Carrey brought Ryack’s designs to life with his depiction of the Grinch. The ensemble was created by green dyed Yak Fur that was individually sewn onto a spandex suit.  The designs that are worn over the Yak Suit aid in depicting the character’s essence.  The lederhosen would not have been complete without the Suessical embroidery.  The specific details on all of the costumes from the ensemble to background cast are not easy to discern on screen. It is almost a guarantee that each time you re-watch the movie, you will find something in the costumes that were missed the first twenty plus times.

Images from Rita Ryack’s Facebooks page – Photos by Ron Batzdorf on the Universal Lot – Leiderhosen build by David Ridge. Right Photo – Jim Carrey posing with Baker

Many things need to be considered when designing a costume, one specific consideration is how the garment needs to move. Not only did Ryack’s costumes move in the zany whimsical Who manner that many attributed to those characters, but the production also made sure that many of the background actors wearing those stylized costumes were Cirque du Soliel performers who were able to emulate the wacky Whoville way of life.  To achieve the organized chaos, spirit and embody the characters of Whoville, the entire cast, even those actors who had an acrobatic background,  had to attend “Who School” as seen in this Youtube video.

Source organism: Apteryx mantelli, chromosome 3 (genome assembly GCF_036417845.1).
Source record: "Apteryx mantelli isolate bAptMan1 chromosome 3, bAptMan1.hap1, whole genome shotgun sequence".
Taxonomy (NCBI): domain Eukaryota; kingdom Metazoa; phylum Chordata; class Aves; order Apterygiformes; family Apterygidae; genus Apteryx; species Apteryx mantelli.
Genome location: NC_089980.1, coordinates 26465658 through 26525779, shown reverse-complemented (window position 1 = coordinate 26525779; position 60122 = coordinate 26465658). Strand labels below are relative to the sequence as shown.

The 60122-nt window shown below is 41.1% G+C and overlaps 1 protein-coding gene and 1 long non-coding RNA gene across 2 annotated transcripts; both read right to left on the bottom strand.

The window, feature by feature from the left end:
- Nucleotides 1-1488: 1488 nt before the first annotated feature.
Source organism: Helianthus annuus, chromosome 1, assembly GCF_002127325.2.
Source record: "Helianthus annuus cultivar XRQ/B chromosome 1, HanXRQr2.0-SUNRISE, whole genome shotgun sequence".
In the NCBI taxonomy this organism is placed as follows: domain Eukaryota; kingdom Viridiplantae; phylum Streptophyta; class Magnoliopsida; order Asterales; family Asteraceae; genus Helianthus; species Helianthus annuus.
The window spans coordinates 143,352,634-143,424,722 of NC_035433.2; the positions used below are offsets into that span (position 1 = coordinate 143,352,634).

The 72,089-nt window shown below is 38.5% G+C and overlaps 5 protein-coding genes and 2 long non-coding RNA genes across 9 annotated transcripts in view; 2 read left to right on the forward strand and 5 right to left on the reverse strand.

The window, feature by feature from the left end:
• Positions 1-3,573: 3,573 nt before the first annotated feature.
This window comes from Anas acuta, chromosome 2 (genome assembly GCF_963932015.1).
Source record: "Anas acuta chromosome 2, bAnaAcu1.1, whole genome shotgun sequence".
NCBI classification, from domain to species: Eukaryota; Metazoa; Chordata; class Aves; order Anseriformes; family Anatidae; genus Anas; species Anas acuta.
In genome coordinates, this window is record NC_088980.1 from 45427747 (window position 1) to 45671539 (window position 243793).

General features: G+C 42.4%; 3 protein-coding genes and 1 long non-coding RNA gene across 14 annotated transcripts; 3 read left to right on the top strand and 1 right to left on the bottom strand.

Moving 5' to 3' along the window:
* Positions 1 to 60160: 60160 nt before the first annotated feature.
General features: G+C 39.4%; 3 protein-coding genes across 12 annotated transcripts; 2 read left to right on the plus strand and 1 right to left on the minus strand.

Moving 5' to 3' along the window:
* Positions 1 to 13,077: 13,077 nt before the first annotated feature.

The movie is a family affair with Ron Howard’s brother, Clint Howard as the Mayor’s assistant his father, Rance Howard as the Elderly timekeeper, and his daughter along with Christine Baranski’s daughter was cast to play Who extras. Baranski told South Jersey.com  that spending time with her daughter, Lily, in the film were fond memories, especially the 4 am makeup calls.

Photos taken from the Movie How the Grinch Stole Christmas

Images from Rita Ryack’s Facebooks page – Photos by Ron Batzdorf on the Universal Lot – Left: Ms Rue Who, Center: Mailman’s uniform built by Nestor at Western Costume – Right: Candy Canes built by Muto Little

From the Candy Cane Unitards, Snowman Headpieces, Table Cloth, and utensil ponchos just to name a who-bit, Ryack had an abundance of imagination and her amazing talent can be seen from Who to Who in the over 450 costumes created for the movie.

Fun Facts about the Grinch

  • Jack Nicholson and Eddie Murphy were considered for the Big Green Guy but Jim Carrey won the role and our hearts.
  • Tim Burton almost directed the movie but had a conflict and it was serendipitous that  Ron Howard would obtain the role.
  • Sir Anthony Hopkins Narrated the film and completed the task in one day.
  • Costume Designer Rita Ryack graduated from Yale and worked in Animation before making the switch to Costume Design.

Photo from the Movie – How the Grinch Stole Christmas, captured to feature the donut scarf.

While timeless is not usually a word associated with whimsy and over the top costumes, that is exactly what Costume Designer Rita Ryack created. The costumes have been enjoyed each holiday season by different generations each year. Many recreate the icon images of How the Grinch Stole Christmas on Halloween as well.

Did you know that there was a Creepy Halloween Grinch Cartoon from 1977 titled “Halloween Is Grinch Night” that won an Emmy for Outstanding Animated Program? It is also referred to as “Grinch Night”. You can view it below.

What is your favorite costume from How the Grinch Stole Christmas?

From all of us at The Art of Costume – MERRY GRINCHMAS!